The dilemma for the Trump administration where Liberian DED is concerned is that it rests on the same principle of prosecutorial discretion as DACA. As you know, the administration ordered DACA ended on a phase-out basis and, although the actual termination is now a matter for the federal courts (most probably ultimately the Supreme Court) to decide in the course of litigation, in order for the administration to be legally consistent and avoid undercutting its own argument that DACA was an executive excess in the first place, it may feel obliged to do the same thing by ending Liberian DED.

But putting aside the legal arguments, there are also sound reasons to end DED for Liberians. The country of Liberia has confronted — and overcome — great crises in past years, including civil war, political strife, and a health pandemic. Ellen Johnson Sirleaf, the immediate past president (and the first female leader of an African nation) guided her country through these crises, and although she has had her critics it was her leadership that brought the country through them successfully. Among her most significant achievements, though, was her willingness to leave office and ensure a free and fair democratic election, which saw her predecessor (from a different political party) chosen for the presidency. All of this has set Liberia on a path forward that many other nations should envy.

Even the respected online Liberian journal FrontPageAfrica has spoken in favor of the repatriation of Liberians living in the United States under protection of DED. To quote in pertinent part:

[T]here is something that is wrong with this whole anxious tendency by Liberians to designate their entire lives to living in America and other developed as well as, in some cases, underdeveloped countries. ... These Liberians surviving on TPS and living at the mercy of DED are not in the best interest of the foreign policy of Liberia. Some may argue that the remittances they send home here are helping relatives and the economy in general, but that is certainly not the case. Technically speaking, their prolong[ed] stay in the United States is costing the country its progress and development.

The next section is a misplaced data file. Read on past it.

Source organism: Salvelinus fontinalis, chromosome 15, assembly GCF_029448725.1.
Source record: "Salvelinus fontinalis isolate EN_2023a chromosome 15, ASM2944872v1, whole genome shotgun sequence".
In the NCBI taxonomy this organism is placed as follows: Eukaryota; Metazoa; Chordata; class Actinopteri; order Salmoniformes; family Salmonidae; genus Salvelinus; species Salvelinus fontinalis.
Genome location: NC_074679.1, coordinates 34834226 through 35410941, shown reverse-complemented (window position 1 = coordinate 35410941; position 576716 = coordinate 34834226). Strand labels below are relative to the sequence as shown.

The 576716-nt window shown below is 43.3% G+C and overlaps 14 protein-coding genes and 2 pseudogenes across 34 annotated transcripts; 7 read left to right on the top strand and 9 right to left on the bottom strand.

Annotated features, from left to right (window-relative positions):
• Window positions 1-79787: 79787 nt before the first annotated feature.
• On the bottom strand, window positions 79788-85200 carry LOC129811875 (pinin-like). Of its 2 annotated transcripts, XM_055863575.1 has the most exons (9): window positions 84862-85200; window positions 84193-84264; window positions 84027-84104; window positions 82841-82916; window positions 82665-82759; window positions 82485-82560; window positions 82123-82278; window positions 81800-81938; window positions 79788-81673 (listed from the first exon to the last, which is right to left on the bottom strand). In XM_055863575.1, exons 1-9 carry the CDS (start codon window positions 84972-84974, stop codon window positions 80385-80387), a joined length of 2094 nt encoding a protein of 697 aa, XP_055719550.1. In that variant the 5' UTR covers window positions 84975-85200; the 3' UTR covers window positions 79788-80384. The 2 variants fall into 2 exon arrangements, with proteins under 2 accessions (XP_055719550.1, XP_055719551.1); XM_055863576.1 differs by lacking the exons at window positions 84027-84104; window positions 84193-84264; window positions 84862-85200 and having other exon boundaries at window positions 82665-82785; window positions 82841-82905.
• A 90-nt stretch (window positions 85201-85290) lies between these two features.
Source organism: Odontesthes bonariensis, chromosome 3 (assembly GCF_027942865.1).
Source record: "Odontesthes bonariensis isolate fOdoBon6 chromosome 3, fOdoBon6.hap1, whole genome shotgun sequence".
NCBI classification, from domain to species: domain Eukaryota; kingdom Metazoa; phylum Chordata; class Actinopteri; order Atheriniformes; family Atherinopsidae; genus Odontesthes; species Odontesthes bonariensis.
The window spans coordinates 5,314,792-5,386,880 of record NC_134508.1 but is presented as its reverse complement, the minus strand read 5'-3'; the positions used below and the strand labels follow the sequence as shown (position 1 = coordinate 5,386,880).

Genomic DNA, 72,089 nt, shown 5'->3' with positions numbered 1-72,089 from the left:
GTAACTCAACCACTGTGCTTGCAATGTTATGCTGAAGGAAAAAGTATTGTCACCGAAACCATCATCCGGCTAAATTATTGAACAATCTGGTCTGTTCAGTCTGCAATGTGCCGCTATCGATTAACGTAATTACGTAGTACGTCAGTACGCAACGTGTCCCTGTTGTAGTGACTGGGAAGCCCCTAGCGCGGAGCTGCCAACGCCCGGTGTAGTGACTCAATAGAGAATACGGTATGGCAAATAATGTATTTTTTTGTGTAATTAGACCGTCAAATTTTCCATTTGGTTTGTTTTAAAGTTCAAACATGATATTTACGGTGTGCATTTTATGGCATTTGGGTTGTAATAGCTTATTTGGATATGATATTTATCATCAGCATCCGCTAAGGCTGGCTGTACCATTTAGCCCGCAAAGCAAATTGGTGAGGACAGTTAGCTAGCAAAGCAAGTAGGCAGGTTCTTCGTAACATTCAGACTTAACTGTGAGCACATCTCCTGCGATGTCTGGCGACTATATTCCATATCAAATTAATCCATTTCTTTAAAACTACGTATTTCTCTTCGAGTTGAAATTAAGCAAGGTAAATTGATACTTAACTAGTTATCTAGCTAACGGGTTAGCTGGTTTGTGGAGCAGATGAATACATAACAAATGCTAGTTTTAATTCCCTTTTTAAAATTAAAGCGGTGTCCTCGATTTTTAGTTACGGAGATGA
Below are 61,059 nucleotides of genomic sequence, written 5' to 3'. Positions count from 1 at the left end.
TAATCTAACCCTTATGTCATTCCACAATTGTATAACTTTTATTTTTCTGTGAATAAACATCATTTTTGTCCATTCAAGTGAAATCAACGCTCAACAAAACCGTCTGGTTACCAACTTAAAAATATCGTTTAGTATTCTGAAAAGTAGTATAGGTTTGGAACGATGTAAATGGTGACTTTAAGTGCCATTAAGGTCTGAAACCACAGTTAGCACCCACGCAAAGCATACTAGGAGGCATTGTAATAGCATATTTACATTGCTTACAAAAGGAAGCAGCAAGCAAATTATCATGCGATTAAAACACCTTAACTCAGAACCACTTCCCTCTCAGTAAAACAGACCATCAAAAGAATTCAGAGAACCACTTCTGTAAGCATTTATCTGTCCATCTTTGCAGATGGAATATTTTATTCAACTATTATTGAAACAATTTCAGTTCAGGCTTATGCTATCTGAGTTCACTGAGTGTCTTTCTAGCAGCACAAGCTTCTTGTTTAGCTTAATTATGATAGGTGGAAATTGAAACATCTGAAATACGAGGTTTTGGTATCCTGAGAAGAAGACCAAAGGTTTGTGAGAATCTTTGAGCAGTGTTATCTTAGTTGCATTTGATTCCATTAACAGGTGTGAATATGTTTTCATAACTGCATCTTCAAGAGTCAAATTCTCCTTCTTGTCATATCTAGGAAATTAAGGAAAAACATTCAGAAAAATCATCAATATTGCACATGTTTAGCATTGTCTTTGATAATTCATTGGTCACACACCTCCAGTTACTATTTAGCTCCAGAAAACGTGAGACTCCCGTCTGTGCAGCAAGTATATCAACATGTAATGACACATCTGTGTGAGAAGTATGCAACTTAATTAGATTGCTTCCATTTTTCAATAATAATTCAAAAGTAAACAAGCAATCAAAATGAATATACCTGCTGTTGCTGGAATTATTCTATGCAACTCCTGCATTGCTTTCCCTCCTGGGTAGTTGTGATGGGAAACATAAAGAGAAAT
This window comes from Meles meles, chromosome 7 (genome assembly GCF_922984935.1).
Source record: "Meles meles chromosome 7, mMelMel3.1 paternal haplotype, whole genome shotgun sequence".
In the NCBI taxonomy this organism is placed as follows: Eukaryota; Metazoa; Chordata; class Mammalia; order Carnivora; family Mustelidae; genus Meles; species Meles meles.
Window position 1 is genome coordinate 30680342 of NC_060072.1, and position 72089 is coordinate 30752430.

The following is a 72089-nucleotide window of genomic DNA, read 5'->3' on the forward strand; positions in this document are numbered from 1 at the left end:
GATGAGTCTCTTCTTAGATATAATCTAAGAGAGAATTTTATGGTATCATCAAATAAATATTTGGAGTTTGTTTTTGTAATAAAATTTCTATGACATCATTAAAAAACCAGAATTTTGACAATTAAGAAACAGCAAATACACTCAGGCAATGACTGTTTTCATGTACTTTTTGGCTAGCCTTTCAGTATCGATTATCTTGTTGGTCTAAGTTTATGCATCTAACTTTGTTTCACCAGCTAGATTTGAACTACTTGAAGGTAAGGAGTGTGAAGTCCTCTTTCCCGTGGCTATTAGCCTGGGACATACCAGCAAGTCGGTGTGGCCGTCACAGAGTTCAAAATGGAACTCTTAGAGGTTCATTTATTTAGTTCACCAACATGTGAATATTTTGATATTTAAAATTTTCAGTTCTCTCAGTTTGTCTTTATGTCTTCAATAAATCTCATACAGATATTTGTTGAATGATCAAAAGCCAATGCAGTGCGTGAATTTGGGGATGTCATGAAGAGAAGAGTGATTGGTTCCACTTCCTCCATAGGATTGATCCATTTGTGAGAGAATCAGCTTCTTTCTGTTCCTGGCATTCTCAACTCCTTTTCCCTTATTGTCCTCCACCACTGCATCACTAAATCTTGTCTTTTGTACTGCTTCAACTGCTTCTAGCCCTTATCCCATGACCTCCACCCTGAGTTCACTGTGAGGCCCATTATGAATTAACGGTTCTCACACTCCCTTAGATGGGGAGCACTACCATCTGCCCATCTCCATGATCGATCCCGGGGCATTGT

Critics often suggest that our immigration system is broken. I am by no means sure that is true, but if so, it is only to the extent that politicians and political leaders insist on bending the law to the breaking point. DED, which was intended to be a temporary measure, has now been on autopilot for a significant number of years. It is time to end the program; if there is to be further reprieve, then it must be found legislatively through the Congress — and if that cannot be accomplished, then that, too, is a legitimate answer and the individuals who enjoyed the many unexpected years of extension should plan to return to Liberia where their many skills and collective efforts can be used to better Liberian society.

It is the decision to not include within the Star Tribune article that part of my commentary in which I cite FrontPageAfrica that bothers me the most.

But then, I suppose quoting a respected Liberian journal that itself calls for the repatriation of Liberians and an end to DED would have undercut the whole intent of the article, which was to sway hearts and minds in Minneapolis-St. Paul, if not beyond, and once again leave its readers with the impression of underdogs facing a mighty, draconian machine that grinds up the lives of innocents.